Relax: re-lax |riˈlaks| verb, 1) make or become less tense or anxious • rest or engage in an enjoyable activity so as to become less tired or anxious.
I actually had to look the word up because I don’t know how to relax anymore. Tired and anxious I have down pat, but relax? Forgetaboutit. I’m actually wondering if it’s even possible “in today’s day and age” [dun dun dun!] to relax.
Everyone has endless lists running amok in their brains, right? Like when you are trying to fall asleep, and the dreaded List Spigot releases a waterfall of never ending to do’s into your subconsciousness. How, when you’re driving in the car, you suddenly get from point A to point B on autopilot because you were trying to figure out how to get a birthday present, fill out school paperwork, finish a presentation for work, and determine what’s for dinner – all in a day you’ve already totally overbooked.
Case in point: I love nature. Love, love, love, love, love nature. Growing up, I remember sitting on the front hill of my yard and smelling the sap coursing through the veins of the trees. Feeling the freshly mowed grass clipped to a precise height file through my fingers. Even watching the clouds as they whispered the secrets of angels to one another in the sky.
Now, if I try to sit on a hill and take in the surroundings, my once peaceful brain rattles off replies to emails, new shoes for the children to be bought, and, oh yeah, a note to self to check the level in the oil tank.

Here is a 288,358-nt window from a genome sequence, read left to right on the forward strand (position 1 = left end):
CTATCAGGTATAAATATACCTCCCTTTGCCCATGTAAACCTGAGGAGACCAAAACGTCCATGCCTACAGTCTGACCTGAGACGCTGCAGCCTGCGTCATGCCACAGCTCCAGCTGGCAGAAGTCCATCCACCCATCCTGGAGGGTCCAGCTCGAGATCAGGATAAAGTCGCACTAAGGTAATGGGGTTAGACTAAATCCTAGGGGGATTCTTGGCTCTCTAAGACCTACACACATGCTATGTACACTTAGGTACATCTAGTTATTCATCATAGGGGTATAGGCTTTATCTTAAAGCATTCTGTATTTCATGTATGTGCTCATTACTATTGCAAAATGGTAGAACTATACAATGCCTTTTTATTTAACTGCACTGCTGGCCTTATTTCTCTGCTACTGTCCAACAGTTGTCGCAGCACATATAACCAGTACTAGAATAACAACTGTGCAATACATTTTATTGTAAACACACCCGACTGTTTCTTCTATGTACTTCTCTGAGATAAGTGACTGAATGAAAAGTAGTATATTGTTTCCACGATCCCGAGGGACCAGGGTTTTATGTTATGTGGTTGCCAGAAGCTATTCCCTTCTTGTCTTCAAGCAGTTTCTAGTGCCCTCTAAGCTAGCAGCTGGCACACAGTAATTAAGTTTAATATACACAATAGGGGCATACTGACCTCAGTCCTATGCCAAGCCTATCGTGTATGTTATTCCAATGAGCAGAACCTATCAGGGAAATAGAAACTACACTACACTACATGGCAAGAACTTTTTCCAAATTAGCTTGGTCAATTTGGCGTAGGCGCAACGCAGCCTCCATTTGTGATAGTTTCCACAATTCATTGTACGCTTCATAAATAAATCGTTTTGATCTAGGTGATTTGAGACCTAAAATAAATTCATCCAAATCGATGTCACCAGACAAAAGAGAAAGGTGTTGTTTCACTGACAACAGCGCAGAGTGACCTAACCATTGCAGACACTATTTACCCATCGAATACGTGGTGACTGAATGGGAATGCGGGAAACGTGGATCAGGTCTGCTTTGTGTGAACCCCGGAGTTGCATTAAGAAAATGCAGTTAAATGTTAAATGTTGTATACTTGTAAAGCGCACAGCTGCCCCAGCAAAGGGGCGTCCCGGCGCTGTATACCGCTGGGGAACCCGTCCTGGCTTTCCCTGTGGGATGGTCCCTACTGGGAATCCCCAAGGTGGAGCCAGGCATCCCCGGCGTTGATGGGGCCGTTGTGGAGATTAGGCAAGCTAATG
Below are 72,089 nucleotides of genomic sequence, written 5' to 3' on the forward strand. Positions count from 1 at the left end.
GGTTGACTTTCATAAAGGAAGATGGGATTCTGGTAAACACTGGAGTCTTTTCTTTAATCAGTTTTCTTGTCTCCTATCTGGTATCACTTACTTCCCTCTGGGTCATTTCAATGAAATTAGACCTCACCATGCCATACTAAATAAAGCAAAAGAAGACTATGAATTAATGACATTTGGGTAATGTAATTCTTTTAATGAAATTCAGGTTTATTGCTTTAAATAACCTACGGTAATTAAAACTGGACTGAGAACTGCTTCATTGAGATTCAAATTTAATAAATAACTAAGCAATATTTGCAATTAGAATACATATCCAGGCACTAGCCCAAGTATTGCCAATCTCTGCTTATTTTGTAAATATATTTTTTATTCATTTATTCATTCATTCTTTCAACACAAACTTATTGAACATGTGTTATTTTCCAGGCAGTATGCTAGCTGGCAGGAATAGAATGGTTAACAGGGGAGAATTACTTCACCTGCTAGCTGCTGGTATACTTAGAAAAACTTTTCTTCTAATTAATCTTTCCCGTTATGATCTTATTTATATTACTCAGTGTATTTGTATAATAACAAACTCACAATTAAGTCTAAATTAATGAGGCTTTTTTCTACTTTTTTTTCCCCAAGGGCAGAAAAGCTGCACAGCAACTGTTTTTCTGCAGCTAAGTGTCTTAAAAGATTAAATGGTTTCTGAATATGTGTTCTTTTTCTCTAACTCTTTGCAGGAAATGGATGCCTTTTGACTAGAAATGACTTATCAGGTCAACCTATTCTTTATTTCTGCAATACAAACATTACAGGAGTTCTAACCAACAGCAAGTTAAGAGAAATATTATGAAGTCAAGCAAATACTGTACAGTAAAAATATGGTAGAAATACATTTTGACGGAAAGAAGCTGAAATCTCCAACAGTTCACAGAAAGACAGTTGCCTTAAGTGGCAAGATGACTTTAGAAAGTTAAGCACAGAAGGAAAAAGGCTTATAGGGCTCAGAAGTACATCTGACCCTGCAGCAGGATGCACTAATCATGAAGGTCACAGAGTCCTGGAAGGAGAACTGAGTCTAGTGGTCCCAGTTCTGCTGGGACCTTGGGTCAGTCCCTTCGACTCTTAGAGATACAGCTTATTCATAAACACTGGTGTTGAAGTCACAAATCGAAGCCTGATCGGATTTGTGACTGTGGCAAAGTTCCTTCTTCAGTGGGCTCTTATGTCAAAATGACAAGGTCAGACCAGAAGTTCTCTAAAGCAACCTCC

Have I lost the ability to silence myself or have my senses been dulled with age and responsibilities? Or has technology and “stuff” replaced my beloved nature? Are my computer, iPhone, house, and car really that needy? Because nature isn’t needy. I am the one that needs her to stay whole and well-grounded. But how do I get back to her? To clarity?
Since I can’t seem to smell the roses anymore, I need to seriously weed my garden. Like a beautiful, unspoiled field in the country, its quiet magic is fed by its simplicity. It can breathe. If I built a house, and then a town, and then a city on that field, it would eventually become so complicated that I wouldn’t be able to see the soil that was once its foundation. I would have suffocated it.
I think that’s what I’ve done: Built a beautiful life and then overcomplicated it. I need this to do that. Wouldn’t it be great if we had x to make y easier. Boy oh boy, wouldn’t the kids love to have ______. Quite frankly, I can’t smell the roses because I’ve buried them under ten tons of manure.
So it’s time to start digging. Time to silence my head and reintroduce myself to my heart. It’s time to feel the sting of a few thorns to get to the beauty of the rose; those being my family and my well-being. And as the trowel breaks through the unnecessary layers, I bet it will smell great.